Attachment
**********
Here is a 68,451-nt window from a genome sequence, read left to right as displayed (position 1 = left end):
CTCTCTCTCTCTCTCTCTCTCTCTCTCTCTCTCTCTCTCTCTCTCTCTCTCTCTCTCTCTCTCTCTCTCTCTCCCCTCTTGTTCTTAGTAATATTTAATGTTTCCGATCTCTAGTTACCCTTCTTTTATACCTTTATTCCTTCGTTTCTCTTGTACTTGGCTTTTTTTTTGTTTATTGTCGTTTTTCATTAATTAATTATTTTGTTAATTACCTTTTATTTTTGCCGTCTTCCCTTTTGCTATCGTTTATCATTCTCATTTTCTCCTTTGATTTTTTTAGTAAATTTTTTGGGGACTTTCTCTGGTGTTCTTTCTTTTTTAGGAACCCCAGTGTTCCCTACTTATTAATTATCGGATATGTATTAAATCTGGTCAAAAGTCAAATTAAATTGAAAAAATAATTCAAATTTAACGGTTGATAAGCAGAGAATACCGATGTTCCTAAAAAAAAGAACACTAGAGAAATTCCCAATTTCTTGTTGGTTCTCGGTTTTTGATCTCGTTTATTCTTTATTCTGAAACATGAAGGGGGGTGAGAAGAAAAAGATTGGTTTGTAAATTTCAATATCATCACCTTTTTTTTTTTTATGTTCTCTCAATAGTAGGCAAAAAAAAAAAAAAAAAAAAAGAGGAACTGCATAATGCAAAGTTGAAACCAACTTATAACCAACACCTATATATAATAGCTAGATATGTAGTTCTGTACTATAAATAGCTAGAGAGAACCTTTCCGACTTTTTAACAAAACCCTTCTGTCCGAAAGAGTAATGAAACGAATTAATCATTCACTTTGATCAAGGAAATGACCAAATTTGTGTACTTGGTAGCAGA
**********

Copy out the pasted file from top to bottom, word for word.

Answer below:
Here is a 68,451-nt window from a genome sequence, read left to right as displayed (position 1 = left end):
CTCTCTCTCTCTCTCTCTCTCTCTCTCTCTCTCTCTCTCTCTCTCTCTCTCTCTCTCTCTCTCTCTCTCTCTCCCCTCTTGTTCTTAGTAATATTTAATGTTTCCGATCTCTAGTTACCCTTCTTTTATACCTTTATTCCTTCGTTTCTCTTGTACTTGGCTTTTTTTTTGTTTATTGTCGTTTTTCATTAATTAATTATTTTGTTAATTACCTTTTATTTTTGCCGTCTTCCCTTTTGCTATCGTTTATCATTCTCATTTTCTCCTTTGATTTTTTTAGTAAATTTTTTGGGGACTTTCTCTGGTGTTCTTTCTTTTTTAGGAACCCCAGTGTTCCCTACTTATTAATTATCGGATATGTATTAAATCTGGTCAAAAGTCAAATTAAATTGAAAAAATAATTCAAATTTAACGGTTGATAAGCAGAGAATACCGATGTTCCTAAAAAAAAGAACACTAGAGAAATTCCCAATTTCTTGTTGGTTCTCGGTTTTTGATCTCGTTTATTCTTTATTCTGAAACATGAAGGGGGGTGAGAAGAAAAAGATTGGTTTGTAAATTTCAATATCATCACCTTTTTTTTTTTTATGTTCTCTCAATAGTAGGCAAAAAAAAAAAAAAAAAAAAAGAGGAACTGCATAATGCAAAGTTGAAACCAACTTATAACCAACACCTATATATAATAGCTAGATATGTAGTTCTGTACTATAAATAGCTAGAGAGAACCTTTCCGACTTTTTAACAAAACCCTTCTGTCCGAAAGAGTAATGAAACGAATTAATCATTCACTTTGATCAAGGAAATGACCAAATTTGTGTACTTGGTAGCAGA